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International Journal of Legal Medicine

, Volume 133, Issue 2, pp 353–363 | Cite as

Completed suicides of citalopram users—the role of CYP genotypes and adverse drug interactions

  • Anna-Liina RahikainenEmail author
  • P. Vauhkonen
  • H. Pett
  • J. U. Palo
  • J. Haukka
  • I. Ojanperä
  • M. Niemi
  • Antti SajantilaEmail author
Original Article

Abstract

Depression is known to be a risk factor for suicide. Currently, the most used antidepressants are selective serotonin reuptake inhibitors (SSRIs). Not all users, however, benefit from them. In such cases, treatment failure can be explained in part by genetic differences. In this study, we investigated the role of pharmacogenetic factors in citalopram-positive completed suicides (n = 349). Since citalopram is metabolized by CYP2C19 and CYP2D6 enzymes, the study population was genotyped for clinically relevant CYP2C19 and CYP2D6 polymorphisms and CYP2D6 copy number variation. To assess genetic differences between suicide cases and Finns in general, Finnish population samples (n = 855) were used as controls. Also, the role of drug interactions among suicide cases was evaluated. We found enrichment of a combined group of genetically predicted poor and ultrarapid metabolizer phenotypes (gMPs) of CYP2C19 among suicide victims compared to controls 0.356 [0.31–0.41] vs. 0.265 [0.24–0.30] (p = 0.0065). In CYP2D6 gMPs, there was no difference between cases and controls when the study population was analyzed as a whole. However, there were significantly more poor metabolizers among females who committed suicide by poisoning compared to female controls. In 8% of all drug poisoning deaths, lifetime drug-drug interaction was evaluated having a contribution to the fatal outcome. From clinical perspective, pharmacogenetic testing prior to initiation of SSRI drug could be beneficial. It may also be useful in medico-legal settings as it may elucidate obscure poisoning cases. Also, the possibility of unintentional drug interactions should be taken into account in drug poisoning deaths.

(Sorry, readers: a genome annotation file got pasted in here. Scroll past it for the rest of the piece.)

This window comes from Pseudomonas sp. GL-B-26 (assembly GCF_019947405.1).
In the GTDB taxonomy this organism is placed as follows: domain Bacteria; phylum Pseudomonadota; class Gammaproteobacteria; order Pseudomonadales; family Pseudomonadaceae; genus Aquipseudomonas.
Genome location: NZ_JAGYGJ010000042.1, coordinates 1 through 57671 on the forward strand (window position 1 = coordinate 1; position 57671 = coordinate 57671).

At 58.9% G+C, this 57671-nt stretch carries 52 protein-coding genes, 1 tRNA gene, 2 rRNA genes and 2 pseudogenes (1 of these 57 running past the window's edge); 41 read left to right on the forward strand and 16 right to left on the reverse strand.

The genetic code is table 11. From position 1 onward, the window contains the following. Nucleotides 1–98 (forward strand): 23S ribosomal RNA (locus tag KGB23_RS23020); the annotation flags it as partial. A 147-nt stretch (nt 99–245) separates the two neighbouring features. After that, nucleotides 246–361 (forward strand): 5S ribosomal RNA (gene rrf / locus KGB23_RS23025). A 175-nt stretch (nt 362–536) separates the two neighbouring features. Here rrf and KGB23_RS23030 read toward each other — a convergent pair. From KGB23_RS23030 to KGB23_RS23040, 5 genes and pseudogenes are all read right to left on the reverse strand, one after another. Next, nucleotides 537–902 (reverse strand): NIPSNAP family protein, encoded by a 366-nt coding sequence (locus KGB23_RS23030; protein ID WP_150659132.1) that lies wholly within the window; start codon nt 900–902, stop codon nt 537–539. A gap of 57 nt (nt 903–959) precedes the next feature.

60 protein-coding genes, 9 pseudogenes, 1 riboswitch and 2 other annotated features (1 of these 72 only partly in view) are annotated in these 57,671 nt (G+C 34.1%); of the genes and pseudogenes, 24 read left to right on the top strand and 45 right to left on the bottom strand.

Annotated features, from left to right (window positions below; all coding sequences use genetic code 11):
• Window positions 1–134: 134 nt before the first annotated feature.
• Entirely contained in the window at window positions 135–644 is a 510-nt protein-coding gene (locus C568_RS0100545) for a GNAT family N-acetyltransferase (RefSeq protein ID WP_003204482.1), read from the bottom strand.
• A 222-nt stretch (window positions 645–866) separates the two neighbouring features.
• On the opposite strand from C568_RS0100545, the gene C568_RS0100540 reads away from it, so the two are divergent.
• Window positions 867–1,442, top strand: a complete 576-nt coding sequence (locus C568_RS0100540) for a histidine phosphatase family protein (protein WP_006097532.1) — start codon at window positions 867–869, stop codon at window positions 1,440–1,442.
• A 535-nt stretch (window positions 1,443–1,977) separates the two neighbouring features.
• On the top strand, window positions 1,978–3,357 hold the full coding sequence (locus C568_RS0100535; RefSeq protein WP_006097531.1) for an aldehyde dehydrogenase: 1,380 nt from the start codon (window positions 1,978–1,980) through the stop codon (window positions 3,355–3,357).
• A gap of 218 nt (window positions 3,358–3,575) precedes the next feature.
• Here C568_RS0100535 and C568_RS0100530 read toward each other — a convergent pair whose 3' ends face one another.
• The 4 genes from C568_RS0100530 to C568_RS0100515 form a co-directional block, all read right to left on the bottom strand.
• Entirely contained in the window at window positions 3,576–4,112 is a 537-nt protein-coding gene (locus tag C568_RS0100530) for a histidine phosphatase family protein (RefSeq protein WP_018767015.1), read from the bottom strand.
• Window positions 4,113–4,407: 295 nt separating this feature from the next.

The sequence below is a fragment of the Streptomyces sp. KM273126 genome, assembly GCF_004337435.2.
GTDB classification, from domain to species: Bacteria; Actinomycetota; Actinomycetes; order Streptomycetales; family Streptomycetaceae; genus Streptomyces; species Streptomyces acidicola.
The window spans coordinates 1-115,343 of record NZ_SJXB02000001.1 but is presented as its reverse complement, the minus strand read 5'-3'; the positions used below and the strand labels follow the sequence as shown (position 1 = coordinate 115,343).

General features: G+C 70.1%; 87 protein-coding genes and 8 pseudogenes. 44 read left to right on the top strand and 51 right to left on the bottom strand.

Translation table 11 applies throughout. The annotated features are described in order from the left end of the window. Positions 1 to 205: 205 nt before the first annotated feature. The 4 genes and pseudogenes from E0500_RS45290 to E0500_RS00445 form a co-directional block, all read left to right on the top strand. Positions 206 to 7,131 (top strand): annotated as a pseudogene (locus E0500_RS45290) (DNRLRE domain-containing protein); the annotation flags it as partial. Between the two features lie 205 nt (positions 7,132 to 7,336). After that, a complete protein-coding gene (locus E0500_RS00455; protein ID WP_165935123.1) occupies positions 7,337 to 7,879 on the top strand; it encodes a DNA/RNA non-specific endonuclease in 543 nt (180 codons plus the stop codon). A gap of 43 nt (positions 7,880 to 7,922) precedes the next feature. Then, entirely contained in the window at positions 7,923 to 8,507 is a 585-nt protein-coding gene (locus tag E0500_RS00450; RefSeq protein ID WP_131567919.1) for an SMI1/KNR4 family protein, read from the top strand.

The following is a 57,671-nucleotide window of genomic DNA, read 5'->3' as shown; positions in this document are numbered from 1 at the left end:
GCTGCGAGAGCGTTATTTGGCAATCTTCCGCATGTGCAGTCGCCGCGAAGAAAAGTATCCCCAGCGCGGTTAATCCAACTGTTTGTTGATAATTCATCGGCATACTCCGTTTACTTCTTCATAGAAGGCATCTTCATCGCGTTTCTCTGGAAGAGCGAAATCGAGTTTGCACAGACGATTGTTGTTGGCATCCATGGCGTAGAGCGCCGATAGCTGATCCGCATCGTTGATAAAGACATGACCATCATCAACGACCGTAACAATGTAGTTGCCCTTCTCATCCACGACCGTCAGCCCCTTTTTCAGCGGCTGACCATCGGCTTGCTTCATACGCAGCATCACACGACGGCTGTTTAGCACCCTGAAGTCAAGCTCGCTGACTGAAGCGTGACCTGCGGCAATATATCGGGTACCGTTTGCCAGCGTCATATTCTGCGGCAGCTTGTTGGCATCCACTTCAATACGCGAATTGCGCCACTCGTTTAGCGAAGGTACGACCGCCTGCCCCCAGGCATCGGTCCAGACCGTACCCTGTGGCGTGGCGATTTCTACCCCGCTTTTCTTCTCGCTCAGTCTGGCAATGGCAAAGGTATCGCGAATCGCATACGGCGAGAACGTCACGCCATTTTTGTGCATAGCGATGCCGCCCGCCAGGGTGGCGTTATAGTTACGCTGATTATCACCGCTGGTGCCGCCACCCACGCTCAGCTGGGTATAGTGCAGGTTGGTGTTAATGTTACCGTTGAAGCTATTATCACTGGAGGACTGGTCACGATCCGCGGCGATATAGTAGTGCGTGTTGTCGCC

Keywords

Postmortem Suicide Citalopram CYP2C19 CYP2D6 Drug interactions 

Notes

Acknowledgements

We thank Professor Emeritus Erkki Vuori for sharing his expertise.

Funding information

This study is financially supported by the Doctoral Programme in Population Health, University of Helsinki, and the Medical Research Foundation of Juhani Aho.

Compliance with ethical standards

This study was approved by the Coordinating Ethics Committee of the Helsinki and Uusimaa Hospital District.

Supplementary material

414_2018_1927_MOESM1_ESM.docx (176 kb)
ESM 1 (DOCX 175 kb)

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Copyright information

© Springer-Verlag GmbH Germany, part of Springer Nature 2018

Authors and Affiliations

  1. 1.Department of Forensic MedicineUniversity of HelsinkiHelsinkiFinland
  2. 2.Forensic Medicine UnitNational Institute for Health and WelfareHelsinkiFinland
  3. 3.Radboud Institute for Health SciencesRadboud University Medical CenterNijmegenthe Netherlands
  4. 4.Department of Clinical PharmacologyUniversity of Helsinki and Helsinki University Central HospitalHelsinkiFinland
  5. 5.Forensic Genetics UnitNational Institute for Health and WelfareHelsinkiFinland
  6. 6.Department of Public HealthUniversity of HelsinkiHelsinkiFinland
  7. 7.Forensic Toxicology UnitNational Institute for Health and WelfareHelsinkiFinland

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